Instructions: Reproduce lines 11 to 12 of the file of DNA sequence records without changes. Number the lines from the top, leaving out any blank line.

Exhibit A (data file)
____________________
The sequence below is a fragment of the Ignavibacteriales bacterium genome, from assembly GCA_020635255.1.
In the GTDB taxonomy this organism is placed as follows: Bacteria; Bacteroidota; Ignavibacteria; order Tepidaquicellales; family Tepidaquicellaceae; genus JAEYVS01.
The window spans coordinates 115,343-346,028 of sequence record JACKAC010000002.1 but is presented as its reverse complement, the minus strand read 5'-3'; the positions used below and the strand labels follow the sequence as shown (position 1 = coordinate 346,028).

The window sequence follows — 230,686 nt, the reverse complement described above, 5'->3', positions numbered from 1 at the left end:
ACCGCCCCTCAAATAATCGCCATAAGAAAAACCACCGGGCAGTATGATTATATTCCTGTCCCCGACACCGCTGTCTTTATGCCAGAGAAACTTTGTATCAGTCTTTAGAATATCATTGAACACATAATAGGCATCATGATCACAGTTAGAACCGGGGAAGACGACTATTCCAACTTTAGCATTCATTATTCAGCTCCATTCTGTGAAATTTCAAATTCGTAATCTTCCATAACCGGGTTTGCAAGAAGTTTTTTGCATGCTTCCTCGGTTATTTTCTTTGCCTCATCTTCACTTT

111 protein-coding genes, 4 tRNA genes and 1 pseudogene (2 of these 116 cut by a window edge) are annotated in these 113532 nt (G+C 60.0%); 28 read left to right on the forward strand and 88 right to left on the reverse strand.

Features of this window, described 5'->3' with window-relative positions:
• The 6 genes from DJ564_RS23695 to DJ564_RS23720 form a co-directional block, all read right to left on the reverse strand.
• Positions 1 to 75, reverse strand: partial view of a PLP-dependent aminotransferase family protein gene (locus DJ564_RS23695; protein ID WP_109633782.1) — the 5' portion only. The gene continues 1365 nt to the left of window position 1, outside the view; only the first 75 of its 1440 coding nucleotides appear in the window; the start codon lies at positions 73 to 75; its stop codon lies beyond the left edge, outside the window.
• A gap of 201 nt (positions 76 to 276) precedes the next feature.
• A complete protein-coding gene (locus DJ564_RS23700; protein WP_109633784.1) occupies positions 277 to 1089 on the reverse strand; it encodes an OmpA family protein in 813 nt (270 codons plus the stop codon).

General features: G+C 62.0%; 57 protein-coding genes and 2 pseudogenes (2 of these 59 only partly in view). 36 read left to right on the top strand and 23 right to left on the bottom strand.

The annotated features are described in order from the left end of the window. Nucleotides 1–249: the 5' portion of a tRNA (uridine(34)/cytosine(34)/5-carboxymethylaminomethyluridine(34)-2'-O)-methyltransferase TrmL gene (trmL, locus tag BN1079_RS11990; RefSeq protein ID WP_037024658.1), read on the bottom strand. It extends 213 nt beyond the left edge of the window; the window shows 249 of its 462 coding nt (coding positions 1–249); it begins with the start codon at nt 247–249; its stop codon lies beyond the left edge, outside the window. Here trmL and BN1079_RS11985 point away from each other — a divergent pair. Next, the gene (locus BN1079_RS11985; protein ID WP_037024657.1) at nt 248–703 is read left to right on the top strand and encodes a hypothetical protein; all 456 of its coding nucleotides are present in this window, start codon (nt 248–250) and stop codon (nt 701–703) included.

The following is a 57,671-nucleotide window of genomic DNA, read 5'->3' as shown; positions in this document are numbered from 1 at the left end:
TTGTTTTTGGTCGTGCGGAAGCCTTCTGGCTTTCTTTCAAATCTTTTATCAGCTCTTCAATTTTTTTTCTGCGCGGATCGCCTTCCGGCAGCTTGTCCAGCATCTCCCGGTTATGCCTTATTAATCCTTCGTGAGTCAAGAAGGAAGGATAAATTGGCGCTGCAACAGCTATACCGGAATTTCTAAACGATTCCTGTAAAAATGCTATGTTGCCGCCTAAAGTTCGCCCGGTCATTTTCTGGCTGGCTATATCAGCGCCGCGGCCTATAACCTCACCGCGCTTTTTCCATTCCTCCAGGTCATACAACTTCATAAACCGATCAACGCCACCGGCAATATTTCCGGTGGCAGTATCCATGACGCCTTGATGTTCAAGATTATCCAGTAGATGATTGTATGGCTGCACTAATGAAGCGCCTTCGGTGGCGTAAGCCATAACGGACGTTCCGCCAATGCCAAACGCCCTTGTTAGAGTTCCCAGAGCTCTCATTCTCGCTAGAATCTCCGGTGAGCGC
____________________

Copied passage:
• A complete protein-coding gene (locus DJ564_RS23700; protein WP_109633784.1) occupies positions 277 to 1089 on the reverse strand; it encodes an OmpA family protein in 813 nt (270 codons plus the stop codon).

General features: G+C 62.0%; 57 protein-coding genes and 2 pseudogenes (2 of these 59 only partly in view). 36 read left to right on the top strand and 23 right to left on the bottom strand.